Leading surface 37 of cap 36 has an accumulator 38 provided thereon. Accumulator 38 extends from leading surface 37 into chip receiving opening 14 when cap 36 is fully inserted into chip carrier 2. Various materials can be used for accumulator 38, such as for example a relatively hard rubber bladder. It is important that any material used be compressible. The particular shape of accumulator 38 can assume various configurations, as long as accumulator 38 extends into chip receiving opening 14 to cooperate with gel 34 in order to prevent the movement of gel 34 when chip carrier 2 is exposed to large lateral forces. The manner in which accumulator 38 and gel 34 cooperate will be more fully described below.
As was previously described, various chip carriers have been packaged in different ways in order to protect the chips contained therein. However, with the need for the integrated circuits to analyze more data, the size of the chips required has increased. As size of the chip and chip carrier increases, the mismatch of the various thermal coefficients of expansion becomes significant. Due to the substantial thermal coefficient of expansion mismatch between the silicon and molding resin, the problem arises of wires or wire bonds being fractured when extreme temperatures are reached, or when severe changes in temperature occur in a short time. This is the reason why so many large chip carriers are socketed instead of being directly soldered to the circuit board, as socketing avoids the rapid expansion of components during reflow soldering of the circuit board assembly. Therefore, socketing avoids the high temperature exposure of the chip carrier. However, due to the large forces encountered in the hostile environments previously described, socketing is an impractical and ineffective solution.
An example of the hostile environments referred to would include environments where the temperature can reach 60 degrees below zero. The entire chip carrier and internal components are chilled to that temperature. When activated, however, the chip due to the dissipation of power associated therewith expands, while the surrounding material is lagging, and this results in stresses and failures of the chip and bond. This same problem is present when the wire bonds are soldered to the chip.
It is therefore essential that a chip carrier be provided which allows chip 4 to be electrically connected to leads 24 by means of wire bonding. Consequently, the chip carrier of the present invention is configured to withstand the extreme temperature conditions and the large forces applied thereto.
In order to accomplish this objective, chip receiving opening 14 is filled with gel 34 prior to insertion of cap 36 into opening 14. As was previously described, gel 34, by a judicious mixing of its components, can be made to exhibit different mechanical strength. The correct strength of gel 34 allows rapid expansion of chip 4 when it is powered up, i.e. the wires must be able to traverse through gel 34 quite freely. Such gels, while essentially not compressible, are quite readily displaceable. Therefore, any movement of the gel inside chip receiving opening 14 must be prevented.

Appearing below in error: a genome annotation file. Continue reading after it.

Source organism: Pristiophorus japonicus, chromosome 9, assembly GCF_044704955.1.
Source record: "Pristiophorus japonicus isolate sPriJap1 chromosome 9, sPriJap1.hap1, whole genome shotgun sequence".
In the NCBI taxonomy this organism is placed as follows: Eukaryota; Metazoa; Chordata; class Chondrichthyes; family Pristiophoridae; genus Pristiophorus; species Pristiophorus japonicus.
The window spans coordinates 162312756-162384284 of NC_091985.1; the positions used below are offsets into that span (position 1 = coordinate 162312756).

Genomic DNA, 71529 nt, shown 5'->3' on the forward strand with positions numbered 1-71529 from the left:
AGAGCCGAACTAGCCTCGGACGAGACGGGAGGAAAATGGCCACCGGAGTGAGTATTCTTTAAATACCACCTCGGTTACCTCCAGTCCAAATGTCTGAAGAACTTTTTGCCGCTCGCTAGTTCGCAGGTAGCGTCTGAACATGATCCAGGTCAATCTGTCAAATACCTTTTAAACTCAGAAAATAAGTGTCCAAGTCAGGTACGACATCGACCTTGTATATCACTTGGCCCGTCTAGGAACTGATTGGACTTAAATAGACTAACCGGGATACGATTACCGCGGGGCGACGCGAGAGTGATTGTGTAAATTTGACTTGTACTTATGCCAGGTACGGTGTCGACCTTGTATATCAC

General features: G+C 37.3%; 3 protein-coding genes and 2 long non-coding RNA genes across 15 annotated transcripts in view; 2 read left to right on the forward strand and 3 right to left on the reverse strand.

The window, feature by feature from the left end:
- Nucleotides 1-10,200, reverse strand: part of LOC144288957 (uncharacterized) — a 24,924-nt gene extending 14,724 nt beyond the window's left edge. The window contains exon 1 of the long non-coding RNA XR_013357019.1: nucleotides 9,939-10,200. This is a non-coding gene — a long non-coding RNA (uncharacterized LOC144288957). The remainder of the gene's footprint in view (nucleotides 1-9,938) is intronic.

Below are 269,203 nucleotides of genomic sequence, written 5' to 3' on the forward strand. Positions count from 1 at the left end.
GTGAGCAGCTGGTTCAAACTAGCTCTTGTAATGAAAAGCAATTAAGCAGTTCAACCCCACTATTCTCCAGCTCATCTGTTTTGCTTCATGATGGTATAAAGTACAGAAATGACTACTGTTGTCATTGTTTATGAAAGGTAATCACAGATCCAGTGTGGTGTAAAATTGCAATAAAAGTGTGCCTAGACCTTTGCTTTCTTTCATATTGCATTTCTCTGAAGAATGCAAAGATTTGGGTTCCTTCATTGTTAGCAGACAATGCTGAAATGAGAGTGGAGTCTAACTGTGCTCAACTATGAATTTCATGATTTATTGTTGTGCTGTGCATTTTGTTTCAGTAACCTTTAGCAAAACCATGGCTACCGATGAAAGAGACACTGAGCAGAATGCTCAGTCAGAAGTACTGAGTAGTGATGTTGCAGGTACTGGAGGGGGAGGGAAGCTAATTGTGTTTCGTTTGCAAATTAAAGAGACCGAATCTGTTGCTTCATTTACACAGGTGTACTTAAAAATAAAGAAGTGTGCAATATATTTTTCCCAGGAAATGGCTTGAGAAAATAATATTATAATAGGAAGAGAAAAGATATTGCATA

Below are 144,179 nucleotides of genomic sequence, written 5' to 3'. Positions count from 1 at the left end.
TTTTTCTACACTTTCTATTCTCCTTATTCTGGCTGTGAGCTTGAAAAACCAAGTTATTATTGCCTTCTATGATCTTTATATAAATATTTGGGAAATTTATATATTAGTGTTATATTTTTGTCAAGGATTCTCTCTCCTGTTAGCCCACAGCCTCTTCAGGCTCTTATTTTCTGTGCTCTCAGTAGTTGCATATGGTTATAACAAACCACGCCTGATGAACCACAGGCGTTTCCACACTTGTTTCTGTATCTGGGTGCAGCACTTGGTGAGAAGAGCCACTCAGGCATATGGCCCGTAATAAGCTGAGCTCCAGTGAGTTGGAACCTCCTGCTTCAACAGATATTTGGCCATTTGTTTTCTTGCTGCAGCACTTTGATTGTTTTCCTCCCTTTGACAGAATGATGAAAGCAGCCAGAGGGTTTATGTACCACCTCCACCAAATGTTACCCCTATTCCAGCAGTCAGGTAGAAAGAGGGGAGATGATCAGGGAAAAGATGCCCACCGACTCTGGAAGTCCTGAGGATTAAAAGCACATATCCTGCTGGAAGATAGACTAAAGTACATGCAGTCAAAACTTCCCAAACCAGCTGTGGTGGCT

Preventing movement of gel 34 is opening 14 can be readily accomplished by completely filling opening 14 with gel 34. However, if the entire chip carrier 2 is to be encapsulated in a hard, monolithic structure of sand and binder, as was previously described, the expansion of gel 34 due to the rapid heating of chip 4 will cause extremely high pressure in opening 14. This pressure may be great enough to cause the chip carrier to fail.
Therefore, in order to prevent the occurrence of extreme pressures, a space must be provided which will allow the gel to expand. However, this space must be pressure biased in the direction of opening 14 is order to maintain a high enough pressure to prevent gel 34 from movement under shock conditions.
Consequently, accumulator 38 is provided on leading surface 37 of cap 36. This accumulator is configured to compress and expand as needed. In operation, accumulator 38 occupies a particular volume when chip 4 is not in operation, as is shown in FIG. 2. In this position gel 34 is prevented from movement in opening 14, as the entire volume of opening 14 is occupied. As chip 4 is place in use, the rapid heating of chip 4 causes gel 34 to expand. Accumulator is forced to compress to the position shown in FIG. 3. In this position gel 34 is still prevented from movement relative to chip 4, as the entire volume of opening 14 remains occupied. As chip 4 is cooled, gel 34 contracts and accumulator 38 expands to the original position shown in FIG. 2. This process is repeated each time chip 4 is required to heat up.